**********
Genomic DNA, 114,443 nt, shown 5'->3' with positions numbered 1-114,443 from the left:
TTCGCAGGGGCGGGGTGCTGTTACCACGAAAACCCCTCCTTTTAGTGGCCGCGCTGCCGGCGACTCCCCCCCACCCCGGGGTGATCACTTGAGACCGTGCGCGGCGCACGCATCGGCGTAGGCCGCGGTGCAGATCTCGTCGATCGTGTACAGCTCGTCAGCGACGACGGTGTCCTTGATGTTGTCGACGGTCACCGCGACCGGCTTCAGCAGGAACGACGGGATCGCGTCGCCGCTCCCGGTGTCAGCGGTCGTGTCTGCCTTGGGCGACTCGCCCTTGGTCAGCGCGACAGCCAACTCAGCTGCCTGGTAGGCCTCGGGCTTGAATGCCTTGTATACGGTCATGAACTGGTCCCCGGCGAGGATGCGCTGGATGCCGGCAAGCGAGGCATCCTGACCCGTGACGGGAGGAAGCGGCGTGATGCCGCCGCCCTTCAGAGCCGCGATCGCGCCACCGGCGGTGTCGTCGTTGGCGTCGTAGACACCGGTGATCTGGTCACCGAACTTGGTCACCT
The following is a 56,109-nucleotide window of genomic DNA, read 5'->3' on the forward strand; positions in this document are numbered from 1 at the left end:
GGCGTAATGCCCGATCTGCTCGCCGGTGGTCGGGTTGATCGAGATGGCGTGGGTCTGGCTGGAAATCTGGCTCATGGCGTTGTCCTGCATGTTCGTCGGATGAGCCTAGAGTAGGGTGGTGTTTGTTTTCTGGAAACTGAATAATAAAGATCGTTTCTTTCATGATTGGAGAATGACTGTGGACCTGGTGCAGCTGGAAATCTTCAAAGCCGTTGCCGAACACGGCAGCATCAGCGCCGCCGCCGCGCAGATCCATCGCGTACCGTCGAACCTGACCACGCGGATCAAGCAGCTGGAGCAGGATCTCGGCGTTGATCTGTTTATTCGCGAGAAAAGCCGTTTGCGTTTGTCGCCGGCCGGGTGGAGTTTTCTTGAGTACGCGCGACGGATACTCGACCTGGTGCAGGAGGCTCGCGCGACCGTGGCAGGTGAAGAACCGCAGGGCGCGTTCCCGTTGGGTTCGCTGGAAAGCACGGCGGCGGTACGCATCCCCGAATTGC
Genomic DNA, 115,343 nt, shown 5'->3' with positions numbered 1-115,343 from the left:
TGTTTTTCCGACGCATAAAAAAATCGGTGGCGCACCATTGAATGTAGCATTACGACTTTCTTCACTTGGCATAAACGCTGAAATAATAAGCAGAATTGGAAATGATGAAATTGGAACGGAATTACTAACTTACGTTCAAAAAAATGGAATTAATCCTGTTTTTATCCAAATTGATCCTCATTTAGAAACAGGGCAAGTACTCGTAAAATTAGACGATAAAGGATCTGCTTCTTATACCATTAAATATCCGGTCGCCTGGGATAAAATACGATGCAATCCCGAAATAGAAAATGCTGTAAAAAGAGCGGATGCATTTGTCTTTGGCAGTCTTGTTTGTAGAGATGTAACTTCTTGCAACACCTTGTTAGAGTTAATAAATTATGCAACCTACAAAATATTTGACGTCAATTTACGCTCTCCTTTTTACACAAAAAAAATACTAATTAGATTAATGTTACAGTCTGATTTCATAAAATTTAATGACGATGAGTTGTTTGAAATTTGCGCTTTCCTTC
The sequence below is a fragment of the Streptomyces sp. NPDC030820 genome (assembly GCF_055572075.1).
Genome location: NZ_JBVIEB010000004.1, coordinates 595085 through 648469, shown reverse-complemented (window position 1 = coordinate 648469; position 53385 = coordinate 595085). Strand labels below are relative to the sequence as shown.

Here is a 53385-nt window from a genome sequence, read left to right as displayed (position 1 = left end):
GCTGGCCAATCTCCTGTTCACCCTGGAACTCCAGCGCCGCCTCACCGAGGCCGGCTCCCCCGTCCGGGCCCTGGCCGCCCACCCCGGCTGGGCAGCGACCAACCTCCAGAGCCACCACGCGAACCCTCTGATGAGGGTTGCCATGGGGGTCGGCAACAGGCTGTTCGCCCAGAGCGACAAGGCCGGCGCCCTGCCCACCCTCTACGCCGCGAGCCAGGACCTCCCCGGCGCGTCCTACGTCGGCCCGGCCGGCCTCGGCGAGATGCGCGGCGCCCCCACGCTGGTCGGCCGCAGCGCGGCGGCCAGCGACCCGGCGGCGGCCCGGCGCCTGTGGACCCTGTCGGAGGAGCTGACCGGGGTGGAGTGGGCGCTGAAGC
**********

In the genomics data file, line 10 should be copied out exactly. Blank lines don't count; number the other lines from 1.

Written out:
GCTGGCCAATCTCCTGTTCACCCTGGAACTCCAGCGCCGCCTCACCGAGGCCGGCTCCCCCGTCCGGGCCCTGGCCGCCCACCCCGGCTGGGCAGCGACCAACCTCCAGAGCCACCACGCGAACCCTCTGATGAGGGTTGCCATGGGGGTCGGCAACAGGCTGTTCGCCCAGAGCGACAAGGCCGGCGCCCTGCCCACCCTCTACGCCGCGAGCCAGGACCTCCCCGGCGCGTCCTACGTCGGCCCGGCCGGCCTCGGCGAGATGCGCGGCGCCCCCACGCTGGTCGGCCGCAGCGCGGCGGCCAGCGACCCGGCGGCGGCCCGGCGCCTGTGGACCCTGTCGGAGGAGCTGACCGGGGTGGAGTGGGCGCTGAAGC